Why Routines Work for Kids


Humans love routines. From the time we’re born, we crave structure and pattern in our days. In fact, the newborn period is known for being extremely challenging until everyone “settles into a routine” in order for life to move forward. But what, exactly, is a routine?

Simply stated, a routine is a habit of doing something in a particular order. Any process that can be done without focused thinking, such as taking a shower or eating a meal, is a routine. Routines are processes that are done so often in the same order that one can proceed through each step nearly automatically.

routines are everywhere!

Some may think of routines as a “drill-sergeant” approach to life. However, a routine doesn’t have to be tied to a strict schedule or rigid system. For example, you may have learned to take care of picking up your dry cleaning first thing in the morning because they’re open early. After that, you head to the grocery store that’s located nearby, bringing all your groceries home right away so they stay fresh. You save the trip to the nail salon for after this because you don’t want freshly-painted nails ruined by digging through the groceries as you put them away. This series of activities is a routine…a particular order of doing things that you created simply as a result of both logic and repetition.

Some may think of routines as a “drill-sergeant” approach to life. However, a routine doesn’t have to be tied to a strict schedule or rigid system.

We also have routines at work. Some routines are required, such as entering necessary information into a database as soon as a new client is acquired, then alerting the necessary individual to carry out the next steps in the sales process. Other routines are a person’s choice or preference. For example, a person may find they work better when they begin her day by cleaning up her email inbox, followed by making necessary phone calls, after which she can dive into a more intensive project. 


Why Build Routines?

Routines are an inescapable part of day-to-day living, and they serve a number of important purposes:

  • First, routines enable us to run on “autopilot,” getting basic things taken care of automatically so there’s more energy to focus on other things. Even multi-step tasks, such as driving home from work or tidying up the house, can become routines; they open up space in our minds to think about other things that require the use of our working memory.
  • Second, routines provide us with a perceived sense of control. While we look forward to the freedom they offer, vacations, holidays, and other unscheduled spans of time often turn into days filled with tantrums and drama. Why? Without routine, people tend to feel less “in-control,” which can be both frustrating and unsettling. This unwelcomed anxiety can be avoided by adding structure to these special days, giving everyone a better understanding of what to expect and look forward to.
  • Third, children who employ routines have increased ownership in their days and activities. Kids love being in charge of themselves; the feeling increases their sense of mastery and competence, leading to an increased sense of significance. Routines help children to take charge of their own activities. Over time, they learn to brush their teeth, pack their backpacks, etc. without constant reminders. A properly-developed routine is never forced or imposed; instead, it is negotiated in order to give children a true sense of ownership. It becomes their routine.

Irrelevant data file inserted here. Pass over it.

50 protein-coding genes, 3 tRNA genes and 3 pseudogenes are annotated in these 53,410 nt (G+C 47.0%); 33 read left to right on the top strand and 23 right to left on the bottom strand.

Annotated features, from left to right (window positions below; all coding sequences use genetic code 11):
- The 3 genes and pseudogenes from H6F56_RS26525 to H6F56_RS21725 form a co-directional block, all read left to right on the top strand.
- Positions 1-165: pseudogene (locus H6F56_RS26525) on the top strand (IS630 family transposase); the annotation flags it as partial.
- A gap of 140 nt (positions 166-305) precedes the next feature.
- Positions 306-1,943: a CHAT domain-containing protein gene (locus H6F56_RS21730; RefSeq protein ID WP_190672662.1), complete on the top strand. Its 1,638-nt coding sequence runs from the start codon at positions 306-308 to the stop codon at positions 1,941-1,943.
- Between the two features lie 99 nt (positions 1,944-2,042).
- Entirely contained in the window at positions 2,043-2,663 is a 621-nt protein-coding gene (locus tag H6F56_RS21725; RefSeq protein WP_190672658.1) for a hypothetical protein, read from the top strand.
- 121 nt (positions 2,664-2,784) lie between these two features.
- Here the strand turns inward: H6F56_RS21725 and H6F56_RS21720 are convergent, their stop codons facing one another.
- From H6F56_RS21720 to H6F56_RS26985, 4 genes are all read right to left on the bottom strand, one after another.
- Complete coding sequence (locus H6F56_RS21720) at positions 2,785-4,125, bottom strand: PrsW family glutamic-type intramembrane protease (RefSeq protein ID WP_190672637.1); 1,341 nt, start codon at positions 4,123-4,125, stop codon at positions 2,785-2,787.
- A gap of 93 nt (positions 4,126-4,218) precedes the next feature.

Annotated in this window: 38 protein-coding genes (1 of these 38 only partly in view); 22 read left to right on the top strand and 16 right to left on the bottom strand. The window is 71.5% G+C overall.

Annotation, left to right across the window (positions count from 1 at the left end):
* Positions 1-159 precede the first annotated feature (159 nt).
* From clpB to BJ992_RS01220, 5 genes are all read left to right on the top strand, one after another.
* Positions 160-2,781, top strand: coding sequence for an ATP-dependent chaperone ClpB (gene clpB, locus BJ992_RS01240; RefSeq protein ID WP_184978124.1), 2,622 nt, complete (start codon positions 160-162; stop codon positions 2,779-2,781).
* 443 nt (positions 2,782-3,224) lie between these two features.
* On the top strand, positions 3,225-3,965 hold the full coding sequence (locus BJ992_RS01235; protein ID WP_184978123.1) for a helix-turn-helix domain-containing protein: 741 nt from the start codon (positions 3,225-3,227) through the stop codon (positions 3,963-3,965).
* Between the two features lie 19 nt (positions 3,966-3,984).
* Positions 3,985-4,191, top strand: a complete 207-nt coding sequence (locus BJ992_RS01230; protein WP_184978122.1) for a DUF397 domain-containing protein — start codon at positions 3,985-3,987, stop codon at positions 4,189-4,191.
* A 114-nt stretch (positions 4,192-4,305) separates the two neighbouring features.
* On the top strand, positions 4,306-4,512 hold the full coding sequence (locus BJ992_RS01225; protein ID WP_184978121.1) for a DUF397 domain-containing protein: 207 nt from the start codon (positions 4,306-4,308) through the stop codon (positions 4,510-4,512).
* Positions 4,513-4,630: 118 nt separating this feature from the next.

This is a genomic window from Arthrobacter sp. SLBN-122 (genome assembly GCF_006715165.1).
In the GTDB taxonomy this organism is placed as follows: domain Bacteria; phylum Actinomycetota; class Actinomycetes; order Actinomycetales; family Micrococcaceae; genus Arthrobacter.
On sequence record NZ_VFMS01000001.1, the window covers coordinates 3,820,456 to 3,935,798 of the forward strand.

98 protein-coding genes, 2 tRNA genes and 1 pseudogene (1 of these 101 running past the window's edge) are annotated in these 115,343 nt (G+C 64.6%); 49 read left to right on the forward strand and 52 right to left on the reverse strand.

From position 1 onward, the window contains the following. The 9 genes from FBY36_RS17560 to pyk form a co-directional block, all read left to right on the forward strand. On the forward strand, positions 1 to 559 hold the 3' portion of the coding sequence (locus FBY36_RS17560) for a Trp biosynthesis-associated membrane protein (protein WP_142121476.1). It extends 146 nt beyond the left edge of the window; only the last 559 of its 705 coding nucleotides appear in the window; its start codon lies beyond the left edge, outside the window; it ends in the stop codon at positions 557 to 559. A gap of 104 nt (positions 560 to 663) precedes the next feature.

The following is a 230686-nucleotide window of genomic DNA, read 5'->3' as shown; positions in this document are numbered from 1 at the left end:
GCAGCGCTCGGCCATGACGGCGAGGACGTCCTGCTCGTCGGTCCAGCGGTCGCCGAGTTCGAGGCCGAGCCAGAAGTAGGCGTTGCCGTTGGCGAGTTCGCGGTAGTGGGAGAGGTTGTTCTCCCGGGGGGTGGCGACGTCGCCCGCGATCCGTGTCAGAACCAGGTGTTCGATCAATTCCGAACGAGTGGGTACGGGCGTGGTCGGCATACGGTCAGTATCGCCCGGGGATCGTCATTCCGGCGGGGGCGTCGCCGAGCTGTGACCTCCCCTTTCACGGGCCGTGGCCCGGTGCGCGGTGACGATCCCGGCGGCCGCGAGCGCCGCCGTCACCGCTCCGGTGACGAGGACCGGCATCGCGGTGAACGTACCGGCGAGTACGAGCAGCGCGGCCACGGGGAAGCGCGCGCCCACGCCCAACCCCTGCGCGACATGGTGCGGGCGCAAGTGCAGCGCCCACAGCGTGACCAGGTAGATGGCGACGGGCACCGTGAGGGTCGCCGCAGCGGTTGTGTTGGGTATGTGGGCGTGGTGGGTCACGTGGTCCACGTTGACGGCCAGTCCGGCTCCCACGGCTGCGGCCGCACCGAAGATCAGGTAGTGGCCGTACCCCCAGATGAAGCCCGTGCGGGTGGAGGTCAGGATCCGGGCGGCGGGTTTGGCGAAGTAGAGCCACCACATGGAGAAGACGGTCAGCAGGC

Understanding the ripple effects

When kids practice and embrace routines, their parents will likely experience the following positive ripple-effects:

Routines eliminate nagging power struggles between parents and children...
  • Children who feel more independent and in-charge of themselves have less need to rebel and oppose authority figures. When a child “owns” her routine, she won't resist doing important tasks out of anger, fear, or spite.

  • Routines free up both time and energy for parents. Initially, this may not be true. Starting routines can be tough, taking patience and careful training. After the training phase, however, the routines offer additional freedom because tasks are typically done more efficiently.

  • Best of all, routines eliminate nagging power struggles between parents and children. Everyone in the family understands that specific tasks are completed because they are part of the routine, not simply because mom or dad wants them done.

We tend to employ routines less and less as our children grow out of the baby years, but it's never too late to re-introduce them! Below are some suggestions for helping your child create and succeed with routines:

  • Have your children create the routines with you. This is a must, because it gives them a sense of ownership and responsibility, which in turn increases their likelihood to follow through!
  • Keep routines short. 4 - 6 is the perfect number of tasks; this will set up your child for success and keep routines from seeming too daunting.
  • Fill in the gaps. If your child can only manage three of a list of five things on his or her routine, team up with him by taking over certain steps. You can always pass these tasks over to him later when he's ready for more.
  • If at first you don't succeed... keep on trying! As any adult will tell you, building a solid routine may or may not come easily the first time around. It takes persistence to get the ball rolling, but press on to see how routines will benefit your family!